Cyndi’s List has links to over 150 family history forms and charts that are available on-line.
Family record sheet – Used to keep track of family data. It features references for each piece of information.
Pedigree chart – This is a cross from a version found in Reunion and a chart from the LDS. Its main feature is that it is simple.
Pedigree fan chart – Holds 8 generations (255 people). It is also very simple.
General family relationships chart – This is `family graph paper’. Names of family members or couples are written in boxes. Optional lines highlight the relationships. Use with generations going down, or across.
Timelines – These forms allow you to chart family history events during an arbitrary time period.
Cemetery forms – These sheets are useful for people who wish to keep track of information in graveyards or sexton’s records. The first page allows one to map a cemetery and has room for cemetery contact information, as well as room for two gravestone entries.The additional pages have smaller maps (perhaps an inset from the first page) and room for six gravestone inscriptions.
Research log sheet – This sheet is fairly standard. It keeps track of research on an individual in a particular locality.
Correspondence log sheet – Used to keep track of letters/email you’ve sent to others for information.
- Five-generation ancestor chart – Standard five-generation pedigree chart.
- Family group sheet – Used for recording information about a nuclear family.
- Adoptive family tree – Used for recording both a person’s biological and adoptive parents.
- Stepfamily tree – Used for recording information about stepfamilies in your ancestry.
- Relationship chart – Used to figure out how family members are related.
- Biographical outline – Used to record information on events in an ancestor’s life such as education, military service, marriage and children
- Research calendar – A classic research organizer that’ll help you keep track of materials you’ve searched.
- Note-taking form 1 – Designed for filing your notes by surname and record type: “ROBINSON: Census Records.”
- Note-taking form 2 – Designed for filing your notes by couple or family group: “John and Mary Jones.”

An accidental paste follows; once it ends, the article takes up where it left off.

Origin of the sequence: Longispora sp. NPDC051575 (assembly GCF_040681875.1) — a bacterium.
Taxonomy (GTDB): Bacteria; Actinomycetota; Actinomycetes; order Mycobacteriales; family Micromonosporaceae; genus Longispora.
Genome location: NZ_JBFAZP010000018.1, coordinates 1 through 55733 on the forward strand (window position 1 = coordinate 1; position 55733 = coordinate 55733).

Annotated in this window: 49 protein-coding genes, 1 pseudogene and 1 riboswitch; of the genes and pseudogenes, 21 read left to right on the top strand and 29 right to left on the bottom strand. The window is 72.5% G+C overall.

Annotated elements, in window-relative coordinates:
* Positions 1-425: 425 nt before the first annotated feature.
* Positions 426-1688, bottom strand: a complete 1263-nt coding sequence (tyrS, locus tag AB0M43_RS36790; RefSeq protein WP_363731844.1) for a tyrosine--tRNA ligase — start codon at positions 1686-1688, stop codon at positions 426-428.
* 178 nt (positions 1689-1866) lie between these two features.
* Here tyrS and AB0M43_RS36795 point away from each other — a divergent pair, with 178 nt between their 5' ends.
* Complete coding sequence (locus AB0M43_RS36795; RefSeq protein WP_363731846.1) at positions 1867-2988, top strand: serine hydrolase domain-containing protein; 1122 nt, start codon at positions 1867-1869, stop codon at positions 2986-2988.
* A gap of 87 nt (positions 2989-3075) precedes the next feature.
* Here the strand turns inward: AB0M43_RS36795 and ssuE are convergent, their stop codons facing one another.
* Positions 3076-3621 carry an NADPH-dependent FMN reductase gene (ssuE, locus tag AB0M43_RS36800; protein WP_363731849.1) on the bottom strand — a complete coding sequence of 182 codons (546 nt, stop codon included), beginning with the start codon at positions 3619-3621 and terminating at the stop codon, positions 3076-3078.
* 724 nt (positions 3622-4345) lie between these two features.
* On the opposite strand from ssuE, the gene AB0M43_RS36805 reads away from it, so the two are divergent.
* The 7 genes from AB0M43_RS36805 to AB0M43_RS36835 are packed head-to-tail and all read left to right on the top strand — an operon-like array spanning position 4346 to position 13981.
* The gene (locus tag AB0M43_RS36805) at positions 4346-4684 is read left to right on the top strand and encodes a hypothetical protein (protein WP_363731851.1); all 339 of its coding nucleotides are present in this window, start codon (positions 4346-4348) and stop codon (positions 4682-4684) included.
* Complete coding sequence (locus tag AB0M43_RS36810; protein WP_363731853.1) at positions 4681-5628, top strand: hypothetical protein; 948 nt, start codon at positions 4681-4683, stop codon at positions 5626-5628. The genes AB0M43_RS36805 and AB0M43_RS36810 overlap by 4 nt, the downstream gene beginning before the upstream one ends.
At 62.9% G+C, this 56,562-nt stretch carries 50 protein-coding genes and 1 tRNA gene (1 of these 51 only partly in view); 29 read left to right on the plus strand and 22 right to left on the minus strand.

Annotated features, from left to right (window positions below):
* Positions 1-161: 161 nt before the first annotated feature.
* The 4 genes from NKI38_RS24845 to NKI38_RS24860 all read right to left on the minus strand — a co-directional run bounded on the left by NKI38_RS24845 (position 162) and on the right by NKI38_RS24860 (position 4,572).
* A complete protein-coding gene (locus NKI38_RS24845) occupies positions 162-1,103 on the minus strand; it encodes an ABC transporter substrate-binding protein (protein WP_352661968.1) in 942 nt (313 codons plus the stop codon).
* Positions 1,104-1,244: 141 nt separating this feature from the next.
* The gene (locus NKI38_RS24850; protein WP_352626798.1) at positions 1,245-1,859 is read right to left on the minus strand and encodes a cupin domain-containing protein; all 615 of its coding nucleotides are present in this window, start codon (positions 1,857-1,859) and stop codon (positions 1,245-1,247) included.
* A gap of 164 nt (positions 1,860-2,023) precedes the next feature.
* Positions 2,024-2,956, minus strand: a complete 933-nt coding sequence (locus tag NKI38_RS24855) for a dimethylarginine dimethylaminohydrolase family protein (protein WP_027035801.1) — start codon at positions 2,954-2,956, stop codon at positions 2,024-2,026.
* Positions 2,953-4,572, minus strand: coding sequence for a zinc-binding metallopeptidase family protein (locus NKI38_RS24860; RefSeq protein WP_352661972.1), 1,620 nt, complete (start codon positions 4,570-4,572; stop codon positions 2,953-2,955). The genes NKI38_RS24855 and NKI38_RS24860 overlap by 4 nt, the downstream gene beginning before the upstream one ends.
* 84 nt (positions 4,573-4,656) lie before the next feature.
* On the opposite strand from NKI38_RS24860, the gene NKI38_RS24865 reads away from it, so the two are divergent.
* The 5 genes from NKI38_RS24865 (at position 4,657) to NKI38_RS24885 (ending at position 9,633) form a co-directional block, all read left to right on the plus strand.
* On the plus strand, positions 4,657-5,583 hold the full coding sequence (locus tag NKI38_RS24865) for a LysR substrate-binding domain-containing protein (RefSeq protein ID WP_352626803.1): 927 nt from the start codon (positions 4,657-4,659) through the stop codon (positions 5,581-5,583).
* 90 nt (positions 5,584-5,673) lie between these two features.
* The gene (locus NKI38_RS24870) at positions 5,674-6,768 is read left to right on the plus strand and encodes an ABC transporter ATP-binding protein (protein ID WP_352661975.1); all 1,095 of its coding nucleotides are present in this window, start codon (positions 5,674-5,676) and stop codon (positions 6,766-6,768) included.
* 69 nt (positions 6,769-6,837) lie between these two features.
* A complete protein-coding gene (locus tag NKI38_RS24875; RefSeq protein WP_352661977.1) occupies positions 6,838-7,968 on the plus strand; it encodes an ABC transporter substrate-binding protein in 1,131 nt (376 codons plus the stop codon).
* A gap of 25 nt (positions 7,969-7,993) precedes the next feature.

- Online Database Search Tracker – Use this form to track searches in Ancestry.com and other online genealogy databases. You’ll avoid repeating fruitless searches, and, by methodically changing one search term at a time, increase your chances of finding the record you need.
- Repository checklist – Plan a research trip by recording details about the archive or library you intend to visit.
- Research journal – Here, list sources you’ve checked or plan to check.
- Research worksheet – This sheet is ideal for tracking research on long-lost relatives or 20th-century ancestors.
- Table of contents – On this form, list the documents in a file folder so you can find them quickly.
- Correspondence log – Keep track of general research requests you send to libraries and archives.
- Family correspondence log – Organize research requests sent to and from family members.
- Article reading list – Catalog genealogy articles you want to read or refer to later.
- Research checklist of books – List books you want to check for your ancestors’ names.
- Book wish list – Make a checklist of genealogy books you’d like to buy or borrow.
- Census checklist – On this form, note which US censuses you’ve researched for each ancestor.
- 1790 Census Worksheet
- 1800-1810 Census Worksheet
- 1820 Census Worksheet
- 1830 Census Worksheet
- 1840 Census Worksheet
- 1850 Census Worksheet (includes slave schedule)
- 1860 Census Worksheet (includes slave schedule)
- 1870 Census Worksheet
- 1880 Census Worksheet
- 1900 Census Worksheet
- 1910 Census Worksheet
- 1920 Census Worksheet
- 1930 Census Worksheet
- 1940 Census Worksheet
- Customs list 1821-1882
- Customs list 1883-1897
- Passenger list 1897-1903
- Passenger list 1903-1907
- Passenger list 1907-1913
- Passenger list 1913-1917
- Passenger list 1917-1942
- Deed index—Grantees – For transcribing basic information from town or county deed indexes (by the recipient of property).
- Deed index—Grantors – Transcribe basic information from town or county deed indexes (by the name of the person selling property).
- Statewide marriage index – Record names of brides and grooms you find in a centralized statewide marriage index.
- Military records checklist – Keep track of your search for ancestors’ military service files.
- Cemetery transcription form – Log locations, inscriptions and descriptions for family tombstones.
- Vital records chart – Learn when your ancestral state mandated keeping birth, marriage and death records.
- Military biography form – Write in service information as well as genealogical information, and add a photo if you have one.
- Artifacts and heirlooms – Keep track of details about family artifacts and heirlooms not in your possession.
- Tradition recording form – Record information about your family’s traditions and folklore.
- Time capsules – Create your own time capsule from these sample questions.
- Oral history interview record – Use this form to record pertinent information about oral history interviews you conduct.
- Heirloom inventory – Describe the origins of your heirlooms for better integration with your family history.